Generalisation and extrapolation of results from the latter studies to the general population is, however, difficult as both studies were performed in US veterans. Samy Suissa described the effect of the time-window bias in case—control studies.
Our pharmaceutical database does not contain information on the prescribed daily doses, and adherence to drug treatment was estimated on the basis of the defined daily doses. Our goals were to estimate the association between adherence to drug therapies after myocardial infarction MI and the incidence of a new MI, and to quantify the error that would have been produced by a time-window bias.
The end of the observation period was defined as either the end of the study period 31 Decemberthe time of death not related to MI, or the date of an outcome, whichever occurred first. However, there was no matching on time since diabetes diagnosis or since the first prescription for an oral hypoglycemic agent.
Acknowledgments No potential conflicts of interest relevant to this article were reported. No studies have measured the impact of this bias on the assessment of the effect of medication adherence on health outcomes.
Second, the a priori risk factors were further selected using a bootstrap stepwise procedure to determine which factors were actually associated with the outcomes of interest. Although these studies were designed and analyzed with no obvious time-related biases, it is of course possible that other epidemiological biases such as selection, information, or confounding could have affected them.
Other forms of time-related bias Time-window Bias in Case-control Studies.Importance Patients with cancer who use statins appear to have a substantially better survival than nonusers in observational studies.
However, this inverse association between statin use and mortality may be due to selection bias and immortal-time bias. Objective To emulate a randomized trial of statin therapy initiation that is free of. It does not guarantee the same duration of treated diabetes in cases and controls that would avoid time-window bias.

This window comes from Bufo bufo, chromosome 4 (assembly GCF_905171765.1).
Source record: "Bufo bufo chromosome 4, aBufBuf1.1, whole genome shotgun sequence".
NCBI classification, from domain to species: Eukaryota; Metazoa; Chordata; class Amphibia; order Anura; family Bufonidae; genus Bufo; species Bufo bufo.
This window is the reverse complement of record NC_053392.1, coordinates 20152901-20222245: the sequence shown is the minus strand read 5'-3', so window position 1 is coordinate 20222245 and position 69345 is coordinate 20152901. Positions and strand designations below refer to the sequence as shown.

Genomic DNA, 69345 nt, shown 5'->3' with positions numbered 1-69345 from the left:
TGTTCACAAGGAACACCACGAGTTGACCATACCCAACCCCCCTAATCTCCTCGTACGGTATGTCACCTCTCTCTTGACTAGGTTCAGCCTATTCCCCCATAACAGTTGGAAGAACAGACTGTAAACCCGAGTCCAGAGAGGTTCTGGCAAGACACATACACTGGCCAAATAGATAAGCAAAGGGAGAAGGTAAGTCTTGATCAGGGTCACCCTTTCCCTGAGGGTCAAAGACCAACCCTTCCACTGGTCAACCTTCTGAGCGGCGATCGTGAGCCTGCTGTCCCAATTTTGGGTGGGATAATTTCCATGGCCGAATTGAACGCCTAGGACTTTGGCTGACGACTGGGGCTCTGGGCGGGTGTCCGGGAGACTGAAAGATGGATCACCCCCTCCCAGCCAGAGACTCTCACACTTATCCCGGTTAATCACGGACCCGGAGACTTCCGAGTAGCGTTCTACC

Suissa S, Dell’aniello S, Vahey S, Renoux C. Time-window bias in case-control studies: statins and.
The publications were classified according to the potential bias induced by the study design, including immortal time bias, immeasurable time bias, selection bias, and confounding (all described in the following text in the context of selected studies).
NSAIDs, statins, low-dose aspirin and PPIs, and the risk of oesophageal adenocarcinoma among patients with Barrett's oesophagus: a population-based case–control study Gwen M C Masclee, 1, 2 Preciosa M Coloma, 1 Manon C W Spaander, 2 Ernst J Kuipers, 2 and Miriam C J M Sturkenboom 1, 3.
A retrospective case-control study demonstrated that statin use was associated with a risk reduction of lung cancer of 55%. 7 It has been argued that the beneficial effect might result from “time-window bias” because different time lengths between cases and controls are used to define time-dependent exposures.
A case-control approach that properly accounts for time produces a rate ratio of (–)—suggesting no benefit of statins on lung cancer risk. We show analytically that the magnitude of the bias is proportional to .Download